CAPE TOWN, SOUTH AFRICA - FEBRUARY 07: Great Britain players defend from the goal box during the 2nd test match between South Africa and Great Britain at Stellenbosch University Astro Turf on February 07, 2012 in Cape Town, South Africa. (Photo by Carl Fourie/Gallo Images/Getty Images)
Yesterday, Baseball Prospectus released the first 2012 iteration of their annual stat projection system, PECOTA. Please note that this is a projection system, not a prediction system. It's a fine line and sometimes BP writers get huffy when PECOTA is incorrectly labeled.
As the release of the inaugural PECOTAs are always, for me, a momentous occasion on par with Christmas, Halloween, Guy Fawkes Day, and International Talk Like A Pirate Day, I gleefully neglected work and family to fire up Microsoft Excel to wade through the prognostications.
For those of you who are unfamiliar with PECOTA, it's a baseball stat projection system named after Bill Pecota, as average a player as there ever was. The projections are based on quantum mechanics, chaos theory, and super string theory, where the end result is a collection of stats that represents the weighted average of the different calculation iterations.
For the type of people who fight Saber Boy for a living, what this means is that the projections represent the most likely performance of a player. I'm done trying to explain it. If you want to know more, Google is available.
Anyway, I dove into the Astros' PECOTA projections, starting with the hitters, and my comments are below.
NOTE: The article image has nothing to do with the Astros or with this article. I just thought it looked funny.
- PECOTA lists Carlos Lee at 200 pounds. I've heard of people being in the best shape of their life at Spring Training, but dang. If PECOTA is right, Carlos Lee now only weighs 30 pounds more than Jose Altuve and makes Chris Snyder look like Goliath at 220 lbs. Maybe all of the misplaced mockery from the Astros.com message boards finally got to him? Carlos, man, it's time to pick up the hamburgers again or we'll have to change your nickname to El Caballito.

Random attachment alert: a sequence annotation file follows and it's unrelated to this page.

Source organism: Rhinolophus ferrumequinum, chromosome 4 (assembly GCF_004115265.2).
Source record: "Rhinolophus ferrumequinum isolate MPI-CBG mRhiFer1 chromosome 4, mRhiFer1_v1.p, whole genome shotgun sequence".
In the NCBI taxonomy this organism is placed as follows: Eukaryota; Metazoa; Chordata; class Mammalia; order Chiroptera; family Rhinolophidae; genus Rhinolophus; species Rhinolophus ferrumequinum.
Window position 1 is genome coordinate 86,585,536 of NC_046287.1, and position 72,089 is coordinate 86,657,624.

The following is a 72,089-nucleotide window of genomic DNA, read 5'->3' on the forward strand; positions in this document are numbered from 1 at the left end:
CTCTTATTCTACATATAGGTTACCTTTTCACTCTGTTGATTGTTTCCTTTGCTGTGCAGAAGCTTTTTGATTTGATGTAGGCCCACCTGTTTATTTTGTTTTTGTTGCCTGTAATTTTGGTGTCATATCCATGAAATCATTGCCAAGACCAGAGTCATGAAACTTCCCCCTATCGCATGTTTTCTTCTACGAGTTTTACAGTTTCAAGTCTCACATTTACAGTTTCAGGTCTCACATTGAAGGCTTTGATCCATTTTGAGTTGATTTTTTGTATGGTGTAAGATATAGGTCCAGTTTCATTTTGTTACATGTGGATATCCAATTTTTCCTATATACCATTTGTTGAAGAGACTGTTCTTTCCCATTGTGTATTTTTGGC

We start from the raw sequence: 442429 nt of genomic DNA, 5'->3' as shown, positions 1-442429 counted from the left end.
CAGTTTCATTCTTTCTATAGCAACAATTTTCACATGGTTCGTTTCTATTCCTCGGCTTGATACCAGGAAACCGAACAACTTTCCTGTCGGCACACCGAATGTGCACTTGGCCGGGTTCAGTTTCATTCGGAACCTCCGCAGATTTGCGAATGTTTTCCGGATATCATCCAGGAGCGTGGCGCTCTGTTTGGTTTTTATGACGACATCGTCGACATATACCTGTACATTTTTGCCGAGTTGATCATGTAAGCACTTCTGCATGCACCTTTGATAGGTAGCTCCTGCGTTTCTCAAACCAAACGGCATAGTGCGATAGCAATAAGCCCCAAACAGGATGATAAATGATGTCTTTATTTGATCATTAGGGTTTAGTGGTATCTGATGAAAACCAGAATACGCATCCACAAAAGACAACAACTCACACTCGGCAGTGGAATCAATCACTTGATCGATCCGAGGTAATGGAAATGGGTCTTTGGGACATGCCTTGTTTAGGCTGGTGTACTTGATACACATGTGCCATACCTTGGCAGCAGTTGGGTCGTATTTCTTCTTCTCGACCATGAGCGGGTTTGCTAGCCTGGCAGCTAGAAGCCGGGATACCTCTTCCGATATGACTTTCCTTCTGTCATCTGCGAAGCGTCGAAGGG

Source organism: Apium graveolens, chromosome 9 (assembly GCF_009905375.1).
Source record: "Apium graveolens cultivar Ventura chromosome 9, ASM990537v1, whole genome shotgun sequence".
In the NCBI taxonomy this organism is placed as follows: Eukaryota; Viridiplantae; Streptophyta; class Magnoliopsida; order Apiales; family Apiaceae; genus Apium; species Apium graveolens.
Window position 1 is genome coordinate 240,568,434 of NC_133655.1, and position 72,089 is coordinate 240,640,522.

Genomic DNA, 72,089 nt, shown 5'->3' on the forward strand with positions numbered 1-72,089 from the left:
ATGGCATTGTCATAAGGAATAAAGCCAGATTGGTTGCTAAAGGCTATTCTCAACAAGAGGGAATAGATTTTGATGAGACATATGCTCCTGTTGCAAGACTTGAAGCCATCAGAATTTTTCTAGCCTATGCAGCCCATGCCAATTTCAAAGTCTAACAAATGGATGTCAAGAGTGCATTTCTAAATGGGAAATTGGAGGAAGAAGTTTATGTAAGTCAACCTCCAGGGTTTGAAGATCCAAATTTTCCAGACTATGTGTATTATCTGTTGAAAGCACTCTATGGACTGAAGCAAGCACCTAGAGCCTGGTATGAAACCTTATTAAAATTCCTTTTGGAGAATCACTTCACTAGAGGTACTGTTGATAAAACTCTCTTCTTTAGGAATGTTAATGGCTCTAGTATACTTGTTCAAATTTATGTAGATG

- Chris Johnson is projected for 54 plate appearances. We spent last week discussing if Johnson is primed for a breakout and should get the majority of the starts at third base. If PECOTA is correct, then Johnson is headed back to AAA. I'm going against PECOTA on this one. CJ will get at least 55 plate appearances.
- Catchers are only projected for 307 plate appearances. This projection implies that the Astros will be playing catcher-less for about half of the season. While of dubious legality, this is certainly a strategy that has never been tried before, and it should be interesting to see if the ploy is successful. Perhaps the Astros will play Downs and Paredes at third simultaneously in lieu of a catcher, in order to negate infield defensive problems.
PECOTA also includes a fun section of player comparisons. Based on the player's projections, the algorithm looked at players who have had similar seasons in the past and lists the top three "comps". Below are some fun comps from the 2012 projections.
- Brett Wallace's top comp is Justin Morneau
- Fernando Martinez' top comps are Nick Markakis, Dwight Evans, and Dominic Brown. I hope PECOTA is right.
- Jimmy Paredes' top comps include Ryne Sandberg and Dave Roberts
- Jose Altuve's top comps include Paul Molitor and Roberto Alomar. We shall see.
- J.D. Martinez' top comps include Gary Matthews, Sr. and Adam Lind
- Matt Downs top comps are Kelly Johnson, Ryne Sandberg, and Brandon Phillips. Somebody please remind me why this guy isn't getting regular playing time?
If anybody would care to dispute these projections, post it in the comments and at the end of the year we will see who is smarter -- Man or Machine. Or sophisticated baseball algorithm. Whatever.